When Is A Duet Actually A Duet?
Soprano Angela Gheorghiu has drafted an unlikely collaborator. For her latest album, Homage To Maria Callas: Favourite Opera Arias, the Romanian singer recorded a "duet" with Callas on the Habanera from Bizet's Carmen, using concert footage of La Divina from 1961, in a feat an EMI engineer has likened to "audio Photoshop."
This isn't the first time Gheorghiu has paid overt tribute to her fellow Balkanite. The cover of her My World album re-created a famous Callas photo. But this new video takes that enthusiasm a step further.
And Gheorghiu isn't even the only artist this month to release a project containing a duet between the living and the deceased. The folks behind the Zenph technology of "re-performances®," as they style them, have created projects including "re-performances®" of Rachmaninoff, Glenn Gould and Art Tatum. They even had violinist Joshua Bell "duet" live with Rachmaninoff:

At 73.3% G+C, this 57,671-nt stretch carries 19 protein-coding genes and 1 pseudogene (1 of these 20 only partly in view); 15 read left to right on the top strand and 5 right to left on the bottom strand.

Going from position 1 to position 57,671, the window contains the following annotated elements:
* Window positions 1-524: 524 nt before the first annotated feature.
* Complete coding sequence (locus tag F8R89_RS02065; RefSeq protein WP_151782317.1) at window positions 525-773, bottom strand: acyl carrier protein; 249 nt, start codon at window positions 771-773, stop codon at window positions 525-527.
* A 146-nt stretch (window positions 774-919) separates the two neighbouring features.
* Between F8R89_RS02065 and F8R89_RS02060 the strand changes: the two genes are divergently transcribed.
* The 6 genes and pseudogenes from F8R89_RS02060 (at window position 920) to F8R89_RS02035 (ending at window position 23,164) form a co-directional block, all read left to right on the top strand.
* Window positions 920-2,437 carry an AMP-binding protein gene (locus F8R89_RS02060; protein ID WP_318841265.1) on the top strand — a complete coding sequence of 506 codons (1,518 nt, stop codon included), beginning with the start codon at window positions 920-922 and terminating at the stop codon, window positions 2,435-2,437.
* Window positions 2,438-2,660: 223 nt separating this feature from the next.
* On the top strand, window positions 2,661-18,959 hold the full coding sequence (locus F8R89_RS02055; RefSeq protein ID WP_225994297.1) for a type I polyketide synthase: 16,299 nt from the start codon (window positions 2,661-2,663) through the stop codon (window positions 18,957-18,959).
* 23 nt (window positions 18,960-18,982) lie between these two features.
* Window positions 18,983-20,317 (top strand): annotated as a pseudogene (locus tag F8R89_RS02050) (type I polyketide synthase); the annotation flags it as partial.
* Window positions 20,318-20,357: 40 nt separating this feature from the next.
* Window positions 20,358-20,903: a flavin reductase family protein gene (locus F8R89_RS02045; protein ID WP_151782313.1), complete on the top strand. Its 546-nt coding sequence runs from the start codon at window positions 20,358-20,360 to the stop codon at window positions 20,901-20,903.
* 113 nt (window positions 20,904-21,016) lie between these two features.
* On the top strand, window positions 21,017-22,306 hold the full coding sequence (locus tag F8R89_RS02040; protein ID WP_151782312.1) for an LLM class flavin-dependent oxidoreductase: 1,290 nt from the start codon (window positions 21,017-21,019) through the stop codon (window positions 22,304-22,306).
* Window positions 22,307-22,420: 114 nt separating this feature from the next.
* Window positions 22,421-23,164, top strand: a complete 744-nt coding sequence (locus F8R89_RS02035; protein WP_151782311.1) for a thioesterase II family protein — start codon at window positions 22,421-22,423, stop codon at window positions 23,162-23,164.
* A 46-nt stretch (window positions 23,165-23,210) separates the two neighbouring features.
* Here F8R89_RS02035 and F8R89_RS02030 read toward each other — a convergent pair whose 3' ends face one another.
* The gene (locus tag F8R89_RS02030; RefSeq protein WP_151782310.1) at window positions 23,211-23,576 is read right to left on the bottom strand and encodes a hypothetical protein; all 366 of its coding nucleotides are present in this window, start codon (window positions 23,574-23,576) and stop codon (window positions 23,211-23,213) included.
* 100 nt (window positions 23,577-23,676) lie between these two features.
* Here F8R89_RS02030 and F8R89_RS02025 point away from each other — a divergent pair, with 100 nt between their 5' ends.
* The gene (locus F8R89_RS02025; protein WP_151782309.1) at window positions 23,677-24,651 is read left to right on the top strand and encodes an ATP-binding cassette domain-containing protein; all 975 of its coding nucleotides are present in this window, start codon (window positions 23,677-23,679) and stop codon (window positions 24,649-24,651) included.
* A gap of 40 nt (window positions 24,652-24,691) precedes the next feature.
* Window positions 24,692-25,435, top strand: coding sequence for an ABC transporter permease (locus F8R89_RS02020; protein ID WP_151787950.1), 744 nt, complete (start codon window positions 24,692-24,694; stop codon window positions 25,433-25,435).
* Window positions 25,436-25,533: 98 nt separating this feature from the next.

For the latest Zenph effort, they've enlisted soprano Isabel Bayrakdarian and cellist Zuill Bailey to performing "alongside" Isaac Albeniz (who died in 1909), Enrique Granados (d. 1916) and Manuel de Falla (d. 1946).
This is all kind of old hat to the larger musical world. Twenty or so years ago, there was Natalie Cole singing with her deceased dad, not to mention Hank Williams père et fils' "There's A Tear In My Beer" or the unspeakable Louis Armstrong and Kenny G "collaboration." Perhaps there's a greater sensitivity to such projects in the classical world, which is so often occupied with — and maybe even paralyzed by — very strongly held notions of received tradition and respect.
What do you think of these kinds of generation-spanning projects? Are they interesting? Disrespectful? Please share your thoughts with us in the comments section.